Ministers—professional preachers, anyway—have been in the news recently, both nationally and locally. And it hasn’t been good.
That, in itself, is a shame, on many levels.
A few years ago I was sitting with a man whose father was on hospice. I had arrived at the hospital as a hospice volunteer to sit with a man who was dying so that the family could leave the hospital—go home, maybe get a nap or a shower or just get out of the hospital for a while. One of the man’s sons, though, kept thanking me for being there but not leaving. He needed someone to unload on, and I was there. (This happens a lot in hospice: people just needing to talk. Most of them are pleasant, many are sad, I’ve only had to deal with one who was really angry.)
As the son sat there, talking about the passing of his father, I learned a couple things. One, the man didn’t really like his father. He loved his father in a vague way, but he didn’t like his father because—according to the monologue—his father had been hard and harsh and grumpy. Still, he had provided for his family and taken good care of his wife (their mother), so there was at least some respect for that.
The second thing I learned from this son was that all church ministers/preachers were money-cheating crooks. Every single one of them. All they were in it for was the money. Yes, he knew I was a minister but, while he never accused me to my face, it was clear he was painting me with the same broad brush. As I thought of my one-car, one-bath existence, I listened respectfully and tried not to argue or laugh. I did wonder where he had gotten this idea because, as the conversation (monologue) wore on, it seemed like he had only once in his life had any sort of lasting relationship with a minister or church. I knew the building (not far from where I sit right now) and the man who had been the minister there when this son was young had been someone the son admired. Loving, good teacher, impoverished. Somehow, somewhere along the line the son had gotten the idea that all preachers were just in it for the money and would not be disabused of that idea.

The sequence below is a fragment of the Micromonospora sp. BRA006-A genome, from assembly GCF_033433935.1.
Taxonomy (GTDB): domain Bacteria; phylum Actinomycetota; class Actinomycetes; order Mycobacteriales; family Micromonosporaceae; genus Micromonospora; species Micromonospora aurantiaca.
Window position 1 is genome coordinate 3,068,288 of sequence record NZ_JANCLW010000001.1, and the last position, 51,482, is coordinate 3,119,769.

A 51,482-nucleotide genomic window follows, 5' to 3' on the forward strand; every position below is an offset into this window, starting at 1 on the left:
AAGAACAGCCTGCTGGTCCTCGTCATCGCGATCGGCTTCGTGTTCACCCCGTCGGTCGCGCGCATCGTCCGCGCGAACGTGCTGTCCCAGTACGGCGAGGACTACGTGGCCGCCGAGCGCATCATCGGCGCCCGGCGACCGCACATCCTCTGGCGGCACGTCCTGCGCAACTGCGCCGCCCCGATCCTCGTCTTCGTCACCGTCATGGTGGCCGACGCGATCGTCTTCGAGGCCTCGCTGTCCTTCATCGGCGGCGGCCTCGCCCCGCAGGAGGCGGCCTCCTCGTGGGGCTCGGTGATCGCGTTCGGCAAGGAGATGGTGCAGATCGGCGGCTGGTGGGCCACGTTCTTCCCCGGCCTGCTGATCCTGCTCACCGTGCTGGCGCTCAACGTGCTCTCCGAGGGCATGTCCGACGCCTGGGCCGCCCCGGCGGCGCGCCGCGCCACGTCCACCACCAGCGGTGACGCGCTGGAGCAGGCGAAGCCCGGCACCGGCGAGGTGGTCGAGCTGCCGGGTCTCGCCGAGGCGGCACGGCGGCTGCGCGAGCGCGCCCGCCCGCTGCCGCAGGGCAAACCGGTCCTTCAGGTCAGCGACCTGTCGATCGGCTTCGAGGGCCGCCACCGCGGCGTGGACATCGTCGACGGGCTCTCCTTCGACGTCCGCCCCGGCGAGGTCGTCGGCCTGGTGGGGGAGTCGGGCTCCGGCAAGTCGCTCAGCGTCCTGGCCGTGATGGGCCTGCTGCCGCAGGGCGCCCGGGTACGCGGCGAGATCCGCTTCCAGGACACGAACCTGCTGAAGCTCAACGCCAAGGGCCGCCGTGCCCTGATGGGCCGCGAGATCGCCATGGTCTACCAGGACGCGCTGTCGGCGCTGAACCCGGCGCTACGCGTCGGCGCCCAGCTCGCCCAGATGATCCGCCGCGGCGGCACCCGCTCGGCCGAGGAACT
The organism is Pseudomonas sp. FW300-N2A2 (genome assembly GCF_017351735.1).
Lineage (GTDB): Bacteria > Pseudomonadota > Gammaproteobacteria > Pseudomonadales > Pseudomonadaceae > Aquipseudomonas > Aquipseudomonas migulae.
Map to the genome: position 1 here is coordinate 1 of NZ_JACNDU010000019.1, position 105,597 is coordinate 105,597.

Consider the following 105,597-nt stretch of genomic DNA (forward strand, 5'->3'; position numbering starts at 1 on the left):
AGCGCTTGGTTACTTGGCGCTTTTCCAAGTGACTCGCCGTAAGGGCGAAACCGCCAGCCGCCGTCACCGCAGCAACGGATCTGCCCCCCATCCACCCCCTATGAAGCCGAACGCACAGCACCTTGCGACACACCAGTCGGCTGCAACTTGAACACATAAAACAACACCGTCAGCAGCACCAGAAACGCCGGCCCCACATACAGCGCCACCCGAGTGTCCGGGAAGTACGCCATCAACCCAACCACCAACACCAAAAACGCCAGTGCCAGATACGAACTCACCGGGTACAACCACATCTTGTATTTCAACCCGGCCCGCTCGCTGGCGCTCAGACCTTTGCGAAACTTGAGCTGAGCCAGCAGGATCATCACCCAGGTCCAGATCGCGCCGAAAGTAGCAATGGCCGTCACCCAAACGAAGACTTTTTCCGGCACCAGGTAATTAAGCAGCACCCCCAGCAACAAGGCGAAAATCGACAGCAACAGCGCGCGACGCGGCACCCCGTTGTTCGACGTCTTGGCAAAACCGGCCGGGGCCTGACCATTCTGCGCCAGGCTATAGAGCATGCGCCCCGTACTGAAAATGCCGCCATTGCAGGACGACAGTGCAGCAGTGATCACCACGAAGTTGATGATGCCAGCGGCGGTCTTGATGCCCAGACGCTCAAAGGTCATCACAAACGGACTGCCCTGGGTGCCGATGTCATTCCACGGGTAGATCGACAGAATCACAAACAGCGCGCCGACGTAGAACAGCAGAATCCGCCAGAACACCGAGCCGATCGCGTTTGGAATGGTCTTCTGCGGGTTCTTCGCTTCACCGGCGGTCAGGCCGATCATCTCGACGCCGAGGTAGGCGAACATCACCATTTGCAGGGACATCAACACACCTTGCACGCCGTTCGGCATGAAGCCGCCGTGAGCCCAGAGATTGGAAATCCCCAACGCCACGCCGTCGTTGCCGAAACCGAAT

I thought maybe he had a story—and, sadly, there are plenty of them out there—of a minister who absconded with some funds or cheated a widow out of her legacy. If he had such a story, he never told it, to me, anyway. Maybe he had just seen the stories on the news of mammon-obsessed preachers, but I don’t think so. It seemed too personal. Still, I imagine that the stories on the news only fed his preconceived notions. The son wasn’t a moron. He knew about local ministers who fed the poor, sat up to all hours at the hospital, visited the elderly, but he ascribed to us—one and all—bad motives.
(This, I am convinced, is how most prejudices work. They may begin with a legitimate gripe against one person, but the Enemy creeps in and—through news stories and the anecdotes of “friends”—convinces us that our one-time experience is the norm. Jim-Bob Smith has had one bad experience with a member of a certain ethnic group—against many many good experiences, for instance—but he has allowed himself to be convinced that the bad experience speaks for everyone of that ethnic group and the myriad good experiences were all aberrations.)
So anyway, nationally we have a popular and well-known minister being asked to step down from the pulpit for a time because—at the very least—he seems to have let his fame go to his head and—at the worst—he has become a spiritual and emotional bully. Locally, we’ve had a couple ministers asked to resign their positions for, shall we say, “indiscretions”? Like everyone else, I’m wondering, “What happened? Surely these guys had to know they were going to get caught! Why throw everything they had worked for away?” I have been praying for their families and the churches they formerly served.
But what is especially bugging me is that, as a minister of the gospel myself, I know these “ministers” have just helped fuel the thoughts of people like the son previously mentioned who will look at all of us—Christians in general and ministers in particular—and think, “Yep, that’s what they’re all like.”
[P.S. I mean that my house only has one bathtub, not that I only take one bath a year.]